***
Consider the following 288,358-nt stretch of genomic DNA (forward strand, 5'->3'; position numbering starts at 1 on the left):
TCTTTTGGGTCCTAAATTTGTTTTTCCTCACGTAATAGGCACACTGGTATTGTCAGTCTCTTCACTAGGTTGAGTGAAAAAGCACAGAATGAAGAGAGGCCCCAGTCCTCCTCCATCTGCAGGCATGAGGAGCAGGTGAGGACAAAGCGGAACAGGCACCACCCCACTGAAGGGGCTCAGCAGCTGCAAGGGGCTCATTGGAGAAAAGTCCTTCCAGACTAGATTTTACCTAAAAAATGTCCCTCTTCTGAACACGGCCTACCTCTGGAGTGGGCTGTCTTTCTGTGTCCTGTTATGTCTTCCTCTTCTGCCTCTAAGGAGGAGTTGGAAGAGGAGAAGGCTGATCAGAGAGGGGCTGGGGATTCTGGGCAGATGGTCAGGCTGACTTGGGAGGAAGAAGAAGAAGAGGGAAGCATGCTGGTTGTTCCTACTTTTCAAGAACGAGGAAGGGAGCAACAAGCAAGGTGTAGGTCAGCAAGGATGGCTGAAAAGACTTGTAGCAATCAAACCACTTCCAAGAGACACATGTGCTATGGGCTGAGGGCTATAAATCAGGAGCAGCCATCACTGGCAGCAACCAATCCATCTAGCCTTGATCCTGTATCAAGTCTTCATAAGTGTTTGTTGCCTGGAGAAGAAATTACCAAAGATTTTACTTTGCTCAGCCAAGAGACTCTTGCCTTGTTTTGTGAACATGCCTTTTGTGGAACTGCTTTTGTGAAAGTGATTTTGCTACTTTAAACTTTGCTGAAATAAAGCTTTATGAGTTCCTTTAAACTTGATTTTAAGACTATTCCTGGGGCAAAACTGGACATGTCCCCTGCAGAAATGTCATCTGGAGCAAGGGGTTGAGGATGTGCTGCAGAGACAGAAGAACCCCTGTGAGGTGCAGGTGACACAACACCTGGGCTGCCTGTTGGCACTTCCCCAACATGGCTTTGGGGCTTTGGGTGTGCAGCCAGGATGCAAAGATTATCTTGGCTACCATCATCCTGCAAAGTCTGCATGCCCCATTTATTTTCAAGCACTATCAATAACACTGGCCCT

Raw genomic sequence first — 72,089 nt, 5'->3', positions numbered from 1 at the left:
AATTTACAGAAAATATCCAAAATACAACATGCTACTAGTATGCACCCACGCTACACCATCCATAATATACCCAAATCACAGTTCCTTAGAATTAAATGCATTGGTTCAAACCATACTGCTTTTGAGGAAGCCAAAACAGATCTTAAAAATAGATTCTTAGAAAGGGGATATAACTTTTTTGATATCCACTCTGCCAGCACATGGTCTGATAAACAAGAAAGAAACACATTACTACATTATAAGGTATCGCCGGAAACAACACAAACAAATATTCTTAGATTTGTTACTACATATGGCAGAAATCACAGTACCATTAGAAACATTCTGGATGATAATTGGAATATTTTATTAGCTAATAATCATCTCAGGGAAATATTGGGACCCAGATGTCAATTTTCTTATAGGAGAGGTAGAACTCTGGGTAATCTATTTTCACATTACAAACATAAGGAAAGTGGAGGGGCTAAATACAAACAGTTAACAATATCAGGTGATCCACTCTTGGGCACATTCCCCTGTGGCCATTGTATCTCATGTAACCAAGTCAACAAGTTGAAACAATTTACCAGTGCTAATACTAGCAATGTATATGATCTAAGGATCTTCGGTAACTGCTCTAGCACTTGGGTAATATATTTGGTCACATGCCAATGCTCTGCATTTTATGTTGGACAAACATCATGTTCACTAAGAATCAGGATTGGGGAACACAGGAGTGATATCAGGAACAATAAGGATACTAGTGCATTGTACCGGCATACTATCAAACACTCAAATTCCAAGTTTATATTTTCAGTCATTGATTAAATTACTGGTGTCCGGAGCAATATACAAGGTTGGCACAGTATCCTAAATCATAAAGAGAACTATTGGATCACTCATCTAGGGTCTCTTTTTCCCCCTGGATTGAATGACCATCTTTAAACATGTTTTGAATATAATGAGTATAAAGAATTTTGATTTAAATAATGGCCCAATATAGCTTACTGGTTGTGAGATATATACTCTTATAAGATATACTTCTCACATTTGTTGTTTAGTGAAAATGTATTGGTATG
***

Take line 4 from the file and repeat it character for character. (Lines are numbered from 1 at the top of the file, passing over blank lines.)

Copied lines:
AATTTACAGAAAATATCCAAAATACAACATGCTACTAGTATGCACCCACGCTACACCATCCATAATATACCCAAATCACAGTTCCTTAGAATTAAATGCATTGGTTCAAACCATACTGCTTTTGAGGAAGCCAAAACAGATCTTAAAAATAGATTCTTAGAAAGGGGATATAACTTTTTTGATATCCACTCTGCCAGCACATGGTCTGATAAACAAGAAAGAAACACATTACTACATTATAAGGTATCGCCGGAAACAACACAAACAAATATTCTTAGATTTGTTACTACATATGGCAGAAATCACAGTACCATTAGAAACATTCTGGATGATAATTGGAATATTTTATTAGCTAATAATCATCTCAGGGAAATATTGGGACCCAGATGTCAATTTTCTTATAGGAGAGGTAGAACTCTGGGTAATCTATTTTCACATTACAAACATAAGGAAAGTGGAGGGGCTAAATACAAACAGTTAACAATATCAGGTGATCCACTCTTGGGCACATTCCCCTGTGGCCATTGTATCTCATGTAACCAAGTCAACAAGTTGAAACAATTTACCAGTGCTAATACTAGCAATGTATATGATCTAAGGATCTTCGGTAACTGCTCTAGCACTTGGGTAATATATTTGGTCACATGCCAATGCTCTGCATTTTATGTTGGACAAACATCATGTTCACTAAGAATCAGGATTGGGGAACACAGGAGTGATATCAGGAACAATAAGGATACTAGTGCATTGTACCGGCATACTATCAAACACTCAAATTCCAAGTTTATATTTTCAGTCATTGATTAAATTACTGGTGTCCGGAGCAATATACAAGGTTGGCACAGTATCCTAAATCATAAAGAGAACTATTGGATCACTCATCTAGGGTCTCTTTTTCCCCCTGGATTGAATGACCATCTTTAAACATGTTTTGAATATAATGAGTATAAAGAATTTTGATTTAAATAATGGCCCAATATAGCTTACTGGTTGTGAGATATATACTCTTATAAGATATACTTCTCACATTTGTTGTTTAGTGAAAATGTATTGGTATG